Another factor that got this product chosen was that we had gone from multiple all-reprint sets a year to none, and we heard a lot of feedback that we had pulled back too far on the reprint spigot. This product, especially with its two rare/mythic rare slots, would help address this. As for the second elephant in the room, fetch lands, that's a story for another time (that we will tell).
When Bryan and his design team (Reggie Valk, Adam Prosak, Jadine Klomparens, Max McCall, and Michael Hinderaker) started to design Double Masters, the first thing they did was look back at work they had done a year or so earlier. You see, design was started on the next Masters set (by Bryan) before we knew we were taking a break. It was planned to be something like "Artifact Masters." As time was of the essence, it allowed the design team to get a leg up on the design.
Powerful rare and mythic rare artifacts can be problematic in Limited because most of them tend to be bombs and, as they usually have generic mana costs, can be put into any deck. The solution is to have main-deck artifact destruction be a thing, but that only works if there are enough artifacts to justify players running it. This was why an artifact-themed Masters set was planned (that and the fact that there are a lot of artifact reprints players want). Double Masters's structure, especially in Limited, is focused on this artifact theme.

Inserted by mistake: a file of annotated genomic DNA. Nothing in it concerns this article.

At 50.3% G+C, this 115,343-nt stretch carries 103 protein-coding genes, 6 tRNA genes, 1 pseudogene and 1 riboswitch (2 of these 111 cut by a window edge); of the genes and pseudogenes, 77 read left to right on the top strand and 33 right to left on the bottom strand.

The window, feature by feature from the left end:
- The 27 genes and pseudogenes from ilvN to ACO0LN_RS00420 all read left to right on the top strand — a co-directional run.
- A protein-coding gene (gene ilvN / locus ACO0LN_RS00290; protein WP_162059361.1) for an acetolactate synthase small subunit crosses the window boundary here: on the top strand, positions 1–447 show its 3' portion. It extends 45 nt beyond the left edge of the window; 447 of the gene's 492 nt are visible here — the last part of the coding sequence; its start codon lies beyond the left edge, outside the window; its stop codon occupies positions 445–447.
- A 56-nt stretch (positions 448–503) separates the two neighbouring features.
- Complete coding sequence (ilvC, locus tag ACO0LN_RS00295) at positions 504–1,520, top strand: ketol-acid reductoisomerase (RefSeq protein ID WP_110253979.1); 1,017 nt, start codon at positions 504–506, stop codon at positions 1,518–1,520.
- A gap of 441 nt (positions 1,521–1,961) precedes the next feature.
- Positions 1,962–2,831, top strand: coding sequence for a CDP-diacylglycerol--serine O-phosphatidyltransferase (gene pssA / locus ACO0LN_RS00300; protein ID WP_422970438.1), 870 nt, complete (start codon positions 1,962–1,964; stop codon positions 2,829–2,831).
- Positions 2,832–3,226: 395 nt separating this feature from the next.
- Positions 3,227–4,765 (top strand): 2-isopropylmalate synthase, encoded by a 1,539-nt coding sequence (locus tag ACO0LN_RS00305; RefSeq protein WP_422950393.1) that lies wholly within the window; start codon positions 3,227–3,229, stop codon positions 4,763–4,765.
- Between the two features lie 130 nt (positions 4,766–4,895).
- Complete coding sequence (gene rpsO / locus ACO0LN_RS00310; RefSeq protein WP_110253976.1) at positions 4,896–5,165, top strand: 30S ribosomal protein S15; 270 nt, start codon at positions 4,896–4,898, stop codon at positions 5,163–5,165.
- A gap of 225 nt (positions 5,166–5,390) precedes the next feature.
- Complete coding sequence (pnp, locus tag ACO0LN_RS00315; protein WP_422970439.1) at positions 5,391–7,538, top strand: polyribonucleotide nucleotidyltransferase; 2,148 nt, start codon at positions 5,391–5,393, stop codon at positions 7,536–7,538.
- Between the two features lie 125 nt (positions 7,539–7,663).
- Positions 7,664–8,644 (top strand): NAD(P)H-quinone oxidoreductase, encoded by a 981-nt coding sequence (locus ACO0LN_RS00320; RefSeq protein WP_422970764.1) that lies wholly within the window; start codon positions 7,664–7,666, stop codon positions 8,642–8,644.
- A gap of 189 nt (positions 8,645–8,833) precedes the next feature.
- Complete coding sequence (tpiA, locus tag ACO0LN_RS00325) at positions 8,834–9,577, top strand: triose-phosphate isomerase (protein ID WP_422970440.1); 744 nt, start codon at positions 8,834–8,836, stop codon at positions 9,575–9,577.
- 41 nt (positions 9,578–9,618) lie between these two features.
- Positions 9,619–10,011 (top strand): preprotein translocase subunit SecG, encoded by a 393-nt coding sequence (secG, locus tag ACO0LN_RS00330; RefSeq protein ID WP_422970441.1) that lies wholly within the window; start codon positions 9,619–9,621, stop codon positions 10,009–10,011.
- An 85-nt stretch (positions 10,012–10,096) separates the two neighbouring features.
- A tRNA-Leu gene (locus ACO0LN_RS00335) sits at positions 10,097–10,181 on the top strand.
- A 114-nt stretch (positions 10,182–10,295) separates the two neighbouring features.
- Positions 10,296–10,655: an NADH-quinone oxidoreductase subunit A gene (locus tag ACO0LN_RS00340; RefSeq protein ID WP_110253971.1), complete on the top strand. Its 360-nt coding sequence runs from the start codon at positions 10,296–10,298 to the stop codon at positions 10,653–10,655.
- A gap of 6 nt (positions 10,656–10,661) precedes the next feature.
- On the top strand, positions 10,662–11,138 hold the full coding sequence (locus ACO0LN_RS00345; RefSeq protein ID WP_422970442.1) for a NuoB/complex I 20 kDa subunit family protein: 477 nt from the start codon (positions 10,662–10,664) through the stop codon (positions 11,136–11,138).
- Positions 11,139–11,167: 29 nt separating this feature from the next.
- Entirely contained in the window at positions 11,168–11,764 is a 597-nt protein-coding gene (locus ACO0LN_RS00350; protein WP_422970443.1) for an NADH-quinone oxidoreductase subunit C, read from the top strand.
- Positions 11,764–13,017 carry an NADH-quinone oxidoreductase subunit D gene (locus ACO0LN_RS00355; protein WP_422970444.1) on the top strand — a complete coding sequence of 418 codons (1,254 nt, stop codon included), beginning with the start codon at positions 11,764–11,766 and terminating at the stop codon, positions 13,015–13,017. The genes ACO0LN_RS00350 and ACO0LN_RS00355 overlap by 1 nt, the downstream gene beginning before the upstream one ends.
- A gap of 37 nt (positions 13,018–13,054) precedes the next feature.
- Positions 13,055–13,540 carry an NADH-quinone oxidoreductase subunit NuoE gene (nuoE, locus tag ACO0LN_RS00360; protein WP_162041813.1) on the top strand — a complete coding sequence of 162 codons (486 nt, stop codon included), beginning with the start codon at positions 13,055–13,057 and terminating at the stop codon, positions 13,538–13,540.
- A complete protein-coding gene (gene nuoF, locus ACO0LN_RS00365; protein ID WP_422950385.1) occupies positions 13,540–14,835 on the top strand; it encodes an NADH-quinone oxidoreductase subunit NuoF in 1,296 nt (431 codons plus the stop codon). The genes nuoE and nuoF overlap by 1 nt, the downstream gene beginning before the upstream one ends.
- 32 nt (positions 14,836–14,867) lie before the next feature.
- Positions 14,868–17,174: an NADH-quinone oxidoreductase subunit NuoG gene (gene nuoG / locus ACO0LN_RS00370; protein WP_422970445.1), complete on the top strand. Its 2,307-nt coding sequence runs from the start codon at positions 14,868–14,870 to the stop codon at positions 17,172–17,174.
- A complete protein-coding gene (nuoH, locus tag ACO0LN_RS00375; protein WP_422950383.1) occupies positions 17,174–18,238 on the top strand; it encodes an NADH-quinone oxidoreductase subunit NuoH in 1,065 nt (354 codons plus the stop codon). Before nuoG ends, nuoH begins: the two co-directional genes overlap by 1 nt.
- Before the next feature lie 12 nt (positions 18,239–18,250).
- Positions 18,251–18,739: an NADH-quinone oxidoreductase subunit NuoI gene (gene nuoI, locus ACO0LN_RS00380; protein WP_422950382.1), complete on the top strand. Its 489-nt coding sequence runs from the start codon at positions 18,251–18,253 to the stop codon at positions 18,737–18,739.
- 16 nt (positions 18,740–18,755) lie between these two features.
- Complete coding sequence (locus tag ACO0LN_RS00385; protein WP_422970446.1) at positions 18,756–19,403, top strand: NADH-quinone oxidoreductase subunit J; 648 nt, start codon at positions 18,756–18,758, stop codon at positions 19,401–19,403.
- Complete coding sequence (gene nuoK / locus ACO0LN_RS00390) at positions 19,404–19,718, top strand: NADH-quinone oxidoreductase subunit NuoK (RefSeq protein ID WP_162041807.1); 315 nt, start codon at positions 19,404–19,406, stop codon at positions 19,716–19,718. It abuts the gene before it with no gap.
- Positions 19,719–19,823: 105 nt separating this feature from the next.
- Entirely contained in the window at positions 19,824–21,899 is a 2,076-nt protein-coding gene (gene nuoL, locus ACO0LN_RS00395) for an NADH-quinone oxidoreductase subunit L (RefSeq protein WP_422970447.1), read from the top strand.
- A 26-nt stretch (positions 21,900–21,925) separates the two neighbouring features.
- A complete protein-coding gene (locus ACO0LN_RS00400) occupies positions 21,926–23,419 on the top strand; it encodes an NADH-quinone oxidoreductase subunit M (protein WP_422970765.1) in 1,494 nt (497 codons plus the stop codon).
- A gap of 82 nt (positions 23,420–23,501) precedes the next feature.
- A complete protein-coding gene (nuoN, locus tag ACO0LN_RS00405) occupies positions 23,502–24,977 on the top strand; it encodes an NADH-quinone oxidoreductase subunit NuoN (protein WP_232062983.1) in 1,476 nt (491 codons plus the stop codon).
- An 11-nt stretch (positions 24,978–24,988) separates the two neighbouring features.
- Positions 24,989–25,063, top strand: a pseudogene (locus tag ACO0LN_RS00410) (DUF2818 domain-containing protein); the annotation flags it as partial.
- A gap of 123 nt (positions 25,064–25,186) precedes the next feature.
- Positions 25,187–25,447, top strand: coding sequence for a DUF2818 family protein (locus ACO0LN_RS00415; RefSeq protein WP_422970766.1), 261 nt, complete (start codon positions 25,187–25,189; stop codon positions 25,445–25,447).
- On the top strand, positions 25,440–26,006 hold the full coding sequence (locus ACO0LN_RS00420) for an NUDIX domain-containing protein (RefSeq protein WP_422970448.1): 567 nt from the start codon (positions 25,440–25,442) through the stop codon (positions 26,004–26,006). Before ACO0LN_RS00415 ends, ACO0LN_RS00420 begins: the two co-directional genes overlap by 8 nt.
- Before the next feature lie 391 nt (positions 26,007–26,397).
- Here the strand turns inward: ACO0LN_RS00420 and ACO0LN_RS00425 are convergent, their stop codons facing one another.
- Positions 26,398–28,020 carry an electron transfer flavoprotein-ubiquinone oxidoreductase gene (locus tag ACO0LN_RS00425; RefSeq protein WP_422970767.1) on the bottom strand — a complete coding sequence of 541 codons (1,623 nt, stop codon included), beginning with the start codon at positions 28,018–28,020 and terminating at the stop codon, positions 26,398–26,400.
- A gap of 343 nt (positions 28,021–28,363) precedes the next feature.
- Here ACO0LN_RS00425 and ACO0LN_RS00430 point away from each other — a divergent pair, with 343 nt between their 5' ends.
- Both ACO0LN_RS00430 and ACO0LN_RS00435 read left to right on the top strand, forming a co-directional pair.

The other big influence on the design was the two rares/mythic rares per pack. A common slot was removed to make room for the extra rare or mythic rare. This resulted in the rarities being shifted around. For example, normally in a large set, there are 100 (and sometimes 101) commons. Double Masters, because of the loss of a common slot, drops down to 91 commons. Uncommon stays the same at 80. The number for rares and mythic rares had to change because we didn't want any one individual rare/mythic rare showing up at a higher frequency than normal. In order to accomplish this, we ended up slightly more than doubling the rares and mythic rares. Rare is usually 53. It goes up to 121. Mythic rare is normally 15. It goes up to 40.